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The CHINZ conference provides a general forum for all those involved with Computer Human Interaction (CHI or HCI) to address design centred human use of technology. We welcome full length and short research papers in all areas of this diverse field and especially encourage graduate students to present at the conference. There will poster sessions and hands-on demonstrations during the conference, at which we would encourage industry practitioners to present.

In recent years more and more researchers in the field of HCI have looked to apply principles from the design industry to their work. Many have come to see themselves as Interaction Designers rather than just Interface Designers. The conference will address a wide range of topics around the central theme of Design Centered HCI. Topics of interest include, but are not limited to:

Interaction design; user centred design, applying design principles in HCI, social implications of technology (e.g., for disabled or elderly); mobile technologies; games; robotics; tools and tool support; cyber psychology; usability; guidelines and heuristics; implications of technology for cognition; education aspects; and industry case studies.

Please contact the conference organizers for more details if you are unsure about how appropriate your work is.


The mobile healthcare and its challenges to Interaction Design (Slides to download)

Daniel Maclaren (Orion Health)

If the healthcare practitioners are given the right information at the right time, medical disasters can be averted or avoided and patients' early disease symptoms can be effectively treated before they become full blown, saving money, time and lives. Clinical practitioners globally are under increasing pressure to produce the right diagnosis and right course of action for every patient. In particular, New Zealand hospitals are facing shrinking budgets, an ever increasing field of medical understanding, advances in testing and confirmation technology and patients with increasing touchpoints in the medical system.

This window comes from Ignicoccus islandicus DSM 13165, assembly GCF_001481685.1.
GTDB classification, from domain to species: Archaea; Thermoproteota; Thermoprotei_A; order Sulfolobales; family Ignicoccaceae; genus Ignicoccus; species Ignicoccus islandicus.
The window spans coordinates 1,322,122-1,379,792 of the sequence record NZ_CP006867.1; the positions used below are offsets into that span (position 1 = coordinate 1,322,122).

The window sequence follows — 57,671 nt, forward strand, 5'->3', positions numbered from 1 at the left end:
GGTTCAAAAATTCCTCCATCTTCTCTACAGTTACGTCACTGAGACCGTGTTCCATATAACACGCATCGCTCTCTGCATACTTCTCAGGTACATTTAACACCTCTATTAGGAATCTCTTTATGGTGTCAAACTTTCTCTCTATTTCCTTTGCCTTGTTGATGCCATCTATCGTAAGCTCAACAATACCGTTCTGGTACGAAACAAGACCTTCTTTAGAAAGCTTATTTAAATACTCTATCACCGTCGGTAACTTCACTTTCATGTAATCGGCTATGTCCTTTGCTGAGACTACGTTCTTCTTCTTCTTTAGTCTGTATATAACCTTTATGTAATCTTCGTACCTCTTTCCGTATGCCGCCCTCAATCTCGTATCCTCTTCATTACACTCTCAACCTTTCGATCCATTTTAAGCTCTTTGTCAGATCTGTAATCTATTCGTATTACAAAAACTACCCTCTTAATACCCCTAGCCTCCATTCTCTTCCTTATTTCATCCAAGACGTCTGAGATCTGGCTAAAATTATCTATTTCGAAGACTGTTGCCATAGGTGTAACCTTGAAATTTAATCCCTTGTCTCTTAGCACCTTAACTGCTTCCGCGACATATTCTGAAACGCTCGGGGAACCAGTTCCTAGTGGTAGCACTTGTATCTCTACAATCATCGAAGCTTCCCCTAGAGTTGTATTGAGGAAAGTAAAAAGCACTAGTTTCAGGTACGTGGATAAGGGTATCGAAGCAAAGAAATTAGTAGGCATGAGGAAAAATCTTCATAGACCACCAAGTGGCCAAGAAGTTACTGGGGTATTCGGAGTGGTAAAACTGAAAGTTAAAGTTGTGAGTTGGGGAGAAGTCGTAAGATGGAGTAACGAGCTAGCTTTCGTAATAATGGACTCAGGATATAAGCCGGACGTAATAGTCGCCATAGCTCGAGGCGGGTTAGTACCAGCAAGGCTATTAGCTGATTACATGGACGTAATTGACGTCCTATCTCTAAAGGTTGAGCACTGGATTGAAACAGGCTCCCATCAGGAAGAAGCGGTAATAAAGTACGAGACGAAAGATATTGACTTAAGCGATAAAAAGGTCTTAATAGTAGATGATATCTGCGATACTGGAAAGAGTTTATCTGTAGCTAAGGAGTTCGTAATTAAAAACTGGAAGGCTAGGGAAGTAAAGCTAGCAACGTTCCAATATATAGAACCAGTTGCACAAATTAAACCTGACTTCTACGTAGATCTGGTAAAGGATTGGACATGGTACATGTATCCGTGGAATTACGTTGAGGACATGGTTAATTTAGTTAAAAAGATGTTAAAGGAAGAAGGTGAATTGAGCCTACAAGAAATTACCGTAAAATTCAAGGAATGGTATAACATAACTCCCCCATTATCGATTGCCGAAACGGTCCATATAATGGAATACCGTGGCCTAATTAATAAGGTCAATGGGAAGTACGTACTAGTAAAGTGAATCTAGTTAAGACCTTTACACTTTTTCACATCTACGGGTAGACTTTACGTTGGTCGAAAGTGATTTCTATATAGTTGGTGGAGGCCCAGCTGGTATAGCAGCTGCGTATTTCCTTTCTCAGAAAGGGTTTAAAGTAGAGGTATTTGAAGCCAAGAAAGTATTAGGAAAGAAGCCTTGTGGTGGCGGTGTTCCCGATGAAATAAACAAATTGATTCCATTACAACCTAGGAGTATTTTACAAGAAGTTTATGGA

This talk will look at how the intensive health-related mobile applications are allowing healthcare practitioners to collate and display disparate sources of medically relevant patient information, identify the right people to be involved in a case and showing them just the information they require to identify and solve the issue within their specialty, reducing easily and potentially fatal medical mistakes, automatically collecting data on chronic patients and even tracking disease epidemics in worldwide, recently shown in the swine-flu pandemic. It will also present some of the work we have done in these areas, some of the exciting upcoming technologies interaction design is working with for the future of mobile Health, the challenges interaction design in the medical world faces and whether mobile technology is "safe" for a medical opinion.

Learners in motion - Interaction on the move (Slides to download)

David Parsons (Massey University)

The mobile device has become a compendium of resources. In a few short years it has gone from being a mobile communication tool to a multimedia lifestyle device that can give you directions, let you access your social networks, let your record and edit your life and, perhaps, learn something. One consequence of this burgeoning utility is that the potential affordances of the mobile device as a learning tool are now so complex and interconnected that we have an embarrassment of riches in terms of what we might potentially be able to achieve with them. We may, however, begin to narrow down our field of interest by focusing on the concept of interaction on the move. Why? Because so much of what we term ‘mobile’ is in fact ‘portable’. In other words, the utility of a mobile device is often about having it with us ‘anywhere, any time’ not about being on the move when we actually use it. In this talk I will suggest some contexts in which learning really can take place on the move, and the affordances of interaction that can support truly mobile learning.

Hosted by:

Institute of Information and Mathematical Sciences and Information Technology Discipline

Massey University

ACM SIGCHI New Zealand